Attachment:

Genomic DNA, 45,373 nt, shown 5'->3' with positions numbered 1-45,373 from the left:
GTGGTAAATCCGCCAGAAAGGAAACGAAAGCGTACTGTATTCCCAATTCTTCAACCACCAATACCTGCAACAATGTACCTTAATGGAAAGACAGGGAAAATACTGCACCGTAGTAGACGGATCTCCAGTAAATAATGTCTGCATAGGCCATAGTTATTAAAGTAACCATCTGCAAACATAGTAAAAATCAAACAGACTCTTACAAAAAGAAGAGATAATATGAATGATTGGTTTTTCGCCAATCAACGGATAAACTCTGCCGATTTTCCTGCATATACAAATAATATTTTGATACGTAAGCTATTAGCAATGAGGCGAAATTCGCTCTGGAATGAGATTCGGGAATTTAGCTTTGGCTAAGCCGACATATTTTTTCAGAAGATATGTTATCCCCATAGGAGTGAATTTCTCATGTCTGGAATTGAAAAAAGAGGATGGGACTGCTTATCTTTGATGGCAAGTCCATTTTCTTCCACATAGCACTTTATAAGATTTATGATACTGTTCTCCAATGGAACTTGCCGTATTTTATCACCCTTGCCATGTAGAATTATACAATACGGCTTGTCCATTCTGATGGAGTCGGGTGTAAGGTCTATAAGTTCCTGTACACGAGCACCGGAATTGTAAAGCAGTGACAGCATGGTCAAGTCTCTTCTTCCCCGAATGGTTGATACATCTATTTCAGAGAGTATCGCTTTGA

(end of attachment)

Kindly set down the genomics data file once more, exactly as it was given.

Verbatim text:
Genomic DNA, 45,373 nt, shown 5'->3' with positions numbered 1-45,373 from the left:
GTGGTAAATCCGCCAGAAAGGAAACGAAAGCGTACTGTATTCCCAATTCTTCAACCACCAATACCTGCAACAATGTACCTTAATGGAAAGACAGGGAAAATACTGCACCGTAGTAGACGGATCTCCAGTAAATAATGTCTGCATAGGCCATAGTTATTAAAGTAACCATCTGCAAACATAGTAAAAATCAAACAGACTCTTACAAAAAGAAGAGATAATATGAATGATTGGTTTTTCGCCAATCAACGGATAAACTCTGCCGATTTTCCTGCATATACAAATAATATTTTGATACGTAAGCTATTAGCAATGAGGCGAAATTCGCTCTGGAATGAGATTCGGGAATTTAGCTTTGGCTAAGCCGACATATTTTTTCAGAAGATATGTTATCCCCATAGGAGTGAATTTCTCATGTCTGGAATTGAAAAAAGAGGATGGGACTGCTTATCTTTGATGGCAAGTCCATTTTCTTCCACATAGCACTTTATAAGATTTATGATACTGTTCTCCAATGGAACTTGCCGTATTTTATCACCCTTGCCATGTAGAATTATACAATACGGCTTGTCCATTCTGATGGAGTCGGGTGTAAGGTCTATAAGTTCCTGTACACGAGCACCGGAATTGTAAAGCAGTGACAGCATGGTCAAGTCTCTTCTTCCCCGAATGGTTGATACATCTATTTCAGAGAGTATCGCTTTGA